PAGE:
Under the Equality Act 2010 harassment is defined as unwanted conduct which is related to either; age, disability, gender reassignment, race, religion or belief, sex and sexual orientation and is therefore unlawful. However, there is no legal definition of what amounts to bullying. ACAS (Advisory, Conciliation and Arbitration Service) has provided a broad description of it as ‘offensive, intimidating, malicious or insulting behaviour, an abuse or misuse of power through means that undermine, humiliate, denigrate or injure the recipient’.
Employers are responsible for preventing bullying and harassing behaviour. It is important that businesses take the issue seriously at the outset and ensure that the proper company policies are in place and adequate training is provided, to make it clear to everyone that such behaviour will not be tolerated.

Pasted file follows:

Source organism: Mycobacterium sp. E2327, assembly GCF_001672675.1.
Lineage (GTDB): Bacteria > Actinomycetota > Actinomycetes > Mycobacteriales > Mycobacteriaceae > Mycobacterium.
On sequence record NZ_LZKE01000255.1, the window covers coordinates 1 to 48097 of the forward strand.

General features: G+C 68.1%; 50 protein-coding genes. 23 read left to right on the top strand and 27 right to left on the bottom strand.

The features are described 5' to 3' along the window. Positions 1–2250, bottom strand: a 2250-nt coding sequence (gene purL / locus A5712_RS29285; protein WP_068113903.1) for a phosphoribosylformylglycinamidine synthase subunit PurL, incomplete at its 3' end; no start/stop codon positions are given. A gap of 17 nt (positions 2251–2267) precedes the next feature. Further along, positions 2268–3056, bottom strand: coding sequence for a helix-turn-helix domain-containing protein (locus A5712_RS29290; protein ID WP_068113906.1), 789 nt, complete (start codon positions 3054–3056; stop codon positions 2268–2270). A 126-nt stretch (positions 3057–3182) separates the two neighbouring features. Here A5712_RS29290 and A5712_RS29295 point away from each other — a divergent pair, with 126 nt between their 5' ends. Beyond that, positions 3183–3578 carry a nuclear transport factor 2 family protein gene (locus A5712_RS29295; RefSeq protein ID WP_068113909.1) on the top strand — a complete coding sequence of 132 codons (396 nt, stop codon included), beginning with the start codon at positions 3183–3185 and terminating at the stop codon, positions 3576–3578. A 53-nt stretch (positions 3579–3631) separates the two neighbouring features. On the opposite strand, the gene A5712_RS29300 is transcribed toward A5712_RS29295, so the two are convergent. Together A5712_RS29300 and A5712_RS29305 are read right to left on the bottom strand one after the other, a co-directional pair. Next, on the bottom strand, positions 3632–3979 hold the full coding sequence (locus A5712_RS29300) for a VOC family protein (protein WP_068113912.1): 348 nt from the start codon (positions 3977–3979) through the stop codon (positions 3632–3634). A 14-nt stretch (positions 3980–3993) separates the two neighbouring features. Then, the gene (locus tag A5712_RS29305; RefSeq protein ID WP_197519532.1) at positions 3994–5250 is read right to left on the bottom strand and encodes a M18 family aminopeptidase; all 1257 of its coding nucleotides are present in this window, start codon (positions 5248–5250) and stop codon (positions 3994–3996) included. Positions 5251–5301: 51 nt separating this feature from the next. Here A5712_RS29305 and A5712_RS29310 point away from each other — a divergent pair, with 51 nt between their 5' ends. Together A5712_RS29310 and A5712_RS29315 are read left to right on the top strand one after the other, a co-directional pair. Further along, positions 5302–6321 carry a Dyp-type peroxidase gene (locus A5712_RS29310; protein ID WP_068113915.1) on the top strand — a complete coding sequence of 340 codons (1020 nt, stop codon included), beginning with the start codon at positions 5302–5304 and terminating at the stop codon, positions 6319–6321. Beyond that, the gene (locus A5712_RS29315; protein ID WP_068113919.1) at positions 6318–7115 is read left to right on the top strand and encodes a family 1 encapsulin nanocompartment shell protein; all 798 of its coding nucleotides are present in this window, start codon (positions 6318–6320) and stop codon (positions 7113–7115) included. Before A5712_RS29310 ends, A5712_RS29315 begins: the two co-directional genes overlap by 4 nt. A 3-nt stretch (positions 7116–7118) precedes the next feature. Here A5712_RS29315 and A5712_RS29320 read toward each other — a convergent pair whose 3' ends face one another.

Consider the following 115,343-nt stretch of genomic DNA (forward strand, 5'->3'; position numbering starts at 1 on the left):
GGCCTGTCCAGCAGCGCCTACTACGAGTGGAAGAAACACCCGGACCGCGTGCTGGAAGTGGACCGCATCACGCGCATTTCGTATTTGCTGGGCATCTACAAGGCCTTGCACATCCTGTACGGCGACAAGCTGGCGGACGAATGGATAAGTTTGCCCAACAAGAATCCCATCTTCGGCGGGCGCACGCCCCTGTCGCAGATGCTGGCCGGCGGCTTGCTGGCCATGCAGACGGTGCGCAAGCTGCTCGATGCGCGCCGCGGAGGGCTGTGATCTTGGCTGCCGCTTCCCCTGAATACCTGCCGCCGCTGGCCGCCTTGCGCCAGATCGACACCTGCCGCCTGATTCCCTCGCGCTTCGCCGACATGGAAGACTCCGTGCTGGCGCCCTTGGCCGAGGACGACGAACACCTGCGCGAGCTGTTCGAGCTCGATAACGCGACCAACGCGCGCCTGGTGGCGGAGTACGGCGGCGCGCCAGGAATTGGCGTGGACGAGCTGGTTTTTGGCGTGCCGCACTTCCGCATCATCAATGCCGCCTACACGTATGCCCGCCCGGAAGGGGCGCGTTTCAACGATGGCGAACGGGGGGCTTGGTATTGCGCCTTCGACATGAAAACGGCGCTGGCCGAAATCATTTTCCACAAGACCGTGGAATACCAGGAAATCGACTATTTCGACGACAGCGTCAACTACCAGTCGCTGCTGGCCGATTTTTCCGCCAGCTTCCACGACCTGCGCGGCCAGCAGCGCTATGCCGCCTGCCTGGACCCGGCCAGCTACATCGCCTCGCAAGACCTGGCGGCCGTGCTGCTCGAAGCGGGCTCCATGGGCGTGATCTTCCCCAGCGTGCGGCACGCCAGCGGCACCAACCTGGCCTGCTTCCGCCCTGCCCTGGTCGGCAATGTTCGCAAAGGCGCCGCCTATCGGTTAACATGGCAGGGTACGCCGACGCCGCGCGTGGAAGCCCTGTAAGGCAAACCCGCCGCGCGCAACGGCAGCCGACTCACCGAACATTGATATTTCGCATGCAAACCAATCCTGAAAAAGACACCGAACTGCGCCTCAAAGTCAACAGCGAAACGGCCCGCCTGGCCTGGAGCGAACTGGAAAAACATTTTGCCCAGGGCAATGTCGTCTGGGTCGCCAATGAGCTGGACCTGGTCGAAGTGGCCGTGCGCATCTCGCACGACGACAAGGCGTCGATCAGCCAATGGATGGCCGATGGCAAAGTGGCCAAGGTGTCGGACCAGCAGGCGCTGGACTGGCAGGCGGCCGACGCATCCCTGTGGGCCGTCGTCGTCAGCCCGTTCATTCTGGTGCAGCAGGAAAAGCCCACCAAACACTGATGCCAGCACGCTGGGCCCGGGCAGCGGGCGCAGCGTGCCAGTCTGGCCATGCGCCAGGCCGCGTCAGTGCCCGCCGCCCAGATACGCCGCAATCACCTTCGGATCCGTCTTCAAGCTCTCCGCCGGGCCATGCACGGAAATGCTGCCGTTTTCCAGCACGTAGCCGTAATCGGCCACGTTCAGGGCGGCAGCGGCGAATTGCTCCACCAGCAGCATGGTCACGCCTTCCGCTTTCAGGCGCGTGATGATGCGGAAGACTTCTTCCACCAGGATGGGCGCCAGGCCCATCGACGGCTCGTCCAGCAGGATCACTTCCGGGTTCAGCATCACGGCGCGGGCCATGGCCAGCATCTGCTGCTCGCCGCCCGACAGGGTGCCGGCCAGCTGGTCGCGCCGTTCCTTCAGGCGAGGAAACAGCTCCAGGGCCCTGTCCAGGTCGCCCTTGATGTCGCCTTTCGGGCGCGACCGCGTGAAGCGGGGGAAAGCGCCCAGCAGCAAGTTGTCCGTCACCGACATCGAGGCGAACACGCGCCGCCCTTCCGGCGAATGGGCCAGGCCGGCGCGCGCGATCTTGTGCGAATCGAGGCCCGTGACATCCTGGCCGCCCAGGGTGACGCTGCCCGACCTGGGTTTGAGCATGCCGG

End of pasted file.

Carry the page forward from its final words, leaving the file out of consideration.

Businesses will also need to have a robust strategy in place to deal with any reports of bullying or harassment in the workplace. Employers have a ‘duty of care’ for all their employees. If the mutual trust and confidence between employer and employee is broken, for example through bullying and harassment at work, then an employee can resign and claim constructive dismissal, at an Employment Tribunal, on the grounds of breach of contract (as long as they have worked for the employer for at least two years). Employers are usually responsible in law for the acts of their workers.
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